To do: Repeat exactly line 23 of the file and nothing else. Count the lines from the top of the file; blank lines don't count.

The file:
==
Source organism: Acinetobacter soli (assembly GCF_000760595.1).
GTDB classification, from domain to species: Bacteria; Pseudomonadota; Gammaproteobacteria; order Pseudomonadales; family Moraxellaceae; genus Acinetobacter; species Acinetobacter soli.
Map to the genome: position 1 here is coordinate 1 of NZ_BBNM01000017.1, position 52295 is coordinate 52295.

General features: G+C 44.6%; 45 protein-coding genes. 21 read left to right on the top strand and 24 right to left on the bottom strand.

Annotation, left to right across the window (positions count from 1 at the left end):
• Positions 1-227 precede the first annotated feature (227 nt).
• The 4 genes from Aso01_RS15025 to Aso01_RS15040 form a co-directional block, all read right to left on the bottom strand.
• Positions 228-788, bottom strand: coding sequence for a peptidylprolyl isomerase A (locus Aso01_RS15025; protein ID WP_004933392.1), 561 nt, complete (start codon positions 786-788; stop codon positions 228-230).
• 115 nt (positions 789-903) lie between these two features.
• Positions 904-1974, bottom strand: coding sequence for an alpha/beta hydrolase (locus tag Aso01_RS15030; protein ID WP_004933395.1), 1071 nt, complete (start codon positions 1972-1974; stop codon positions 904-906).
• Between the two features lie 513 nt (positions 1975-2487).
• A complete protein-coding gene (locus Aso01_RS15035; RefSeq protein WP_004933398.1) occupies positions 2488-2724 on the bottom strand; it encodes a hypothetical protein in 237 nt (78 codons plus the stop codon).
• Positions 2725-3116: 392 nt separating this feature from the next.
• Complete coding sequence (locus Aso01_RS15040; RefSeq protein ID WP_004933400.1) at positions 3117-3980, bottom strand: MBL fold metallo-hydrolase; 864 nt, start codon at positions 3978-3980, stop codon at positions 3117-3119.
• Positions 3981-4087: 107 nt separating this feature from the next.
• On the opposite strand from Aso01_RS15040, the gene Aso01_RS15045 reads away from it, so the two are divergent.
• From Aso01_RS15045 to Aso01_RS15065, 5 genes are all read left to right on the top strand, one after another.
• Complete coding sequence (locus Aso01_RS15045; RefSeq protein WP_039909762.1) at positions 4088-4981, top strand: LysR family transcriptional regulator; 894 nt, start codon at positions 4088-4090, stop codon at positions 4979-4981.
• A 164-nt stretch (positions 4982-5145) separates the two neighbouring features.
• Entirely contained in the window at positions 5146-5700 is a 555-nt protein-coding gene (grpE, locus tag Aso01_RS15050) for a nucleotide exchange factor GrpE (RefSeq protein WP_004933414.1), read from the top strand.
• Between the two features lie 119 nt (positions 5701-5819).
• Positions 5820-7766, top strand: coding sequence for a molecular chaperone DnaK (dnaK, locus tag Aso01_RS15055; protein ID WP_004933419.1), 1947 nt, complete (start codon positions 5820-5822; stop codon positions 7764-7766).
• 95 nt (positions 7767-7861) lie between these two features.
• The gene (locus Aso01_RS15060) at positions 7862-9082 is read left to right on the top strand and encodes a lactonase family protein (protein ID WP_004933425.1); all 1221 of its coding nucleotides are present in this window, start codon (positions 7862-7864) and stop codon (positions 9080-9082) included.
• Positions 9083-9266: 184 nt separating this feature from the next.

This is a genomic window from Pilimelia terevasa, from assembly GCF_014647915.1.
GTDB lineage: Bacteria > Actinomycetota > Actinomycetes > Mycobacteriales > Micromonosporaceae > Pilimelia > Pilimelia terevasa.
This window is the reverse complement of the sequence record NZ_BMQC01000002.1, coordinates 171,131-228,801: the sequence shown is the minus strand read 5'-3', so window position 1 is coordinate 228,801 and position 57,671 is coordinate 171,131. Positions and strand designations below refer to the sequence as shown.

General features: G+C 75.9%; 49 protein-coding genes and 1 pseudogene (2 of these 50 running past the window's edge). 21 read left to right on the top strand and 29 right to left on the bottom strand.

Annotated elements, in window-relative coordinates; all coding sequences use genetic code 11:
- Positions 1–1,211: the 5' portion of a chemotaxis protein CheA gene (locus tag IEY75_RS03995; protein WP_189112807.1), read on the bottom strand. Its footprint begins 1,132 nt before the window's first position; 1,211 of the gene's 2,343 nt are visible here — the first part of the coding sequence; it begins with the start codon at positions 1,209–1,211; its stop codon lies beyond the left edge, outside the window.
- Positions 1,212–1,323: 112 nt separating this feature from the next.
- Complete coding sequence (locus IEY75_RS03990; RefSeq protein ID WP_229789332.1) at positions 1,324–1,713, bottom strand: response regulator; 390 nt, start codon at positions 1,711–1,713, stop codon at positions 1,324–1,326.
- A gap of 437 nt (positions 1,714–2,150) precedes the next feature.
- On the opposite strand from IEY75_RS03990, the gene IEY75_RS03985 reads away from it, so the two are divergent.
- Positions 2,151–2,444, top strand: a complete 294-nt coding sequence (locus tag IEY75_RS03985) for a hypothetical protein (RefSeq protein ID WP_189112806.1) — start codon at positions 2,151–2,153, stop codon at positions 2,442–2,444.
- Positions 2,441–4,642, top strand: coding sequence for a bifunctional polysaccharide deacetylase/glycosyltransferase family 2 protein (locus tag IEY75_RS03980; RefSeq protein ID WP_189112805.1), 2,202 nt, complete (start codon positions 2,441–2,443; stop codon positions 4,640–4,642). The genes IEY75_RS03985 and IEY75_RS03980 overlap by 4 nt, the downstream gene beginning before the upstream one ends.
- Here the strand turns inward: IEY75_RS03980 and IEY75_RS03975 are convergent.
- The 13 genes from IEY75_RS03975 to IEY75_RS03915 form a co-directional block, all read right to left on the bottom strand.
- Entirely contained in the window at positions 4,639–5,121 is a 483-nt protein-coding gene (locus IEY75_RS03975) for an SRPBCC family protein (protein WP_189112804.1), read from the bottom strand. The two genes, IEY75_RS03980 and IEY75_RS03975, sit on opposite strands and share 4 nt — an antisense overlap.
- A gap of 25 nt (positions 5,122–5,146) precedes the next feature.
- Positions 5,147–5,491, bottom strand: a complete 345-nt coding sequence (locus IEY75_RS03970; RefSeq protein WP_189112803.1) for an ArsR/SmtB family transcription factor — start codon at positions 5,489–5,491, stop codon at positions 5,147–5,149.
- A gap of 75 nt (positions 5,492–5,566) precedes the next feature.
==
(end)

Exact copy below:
• 95 nt (positions 7767-7861) lie between these two features.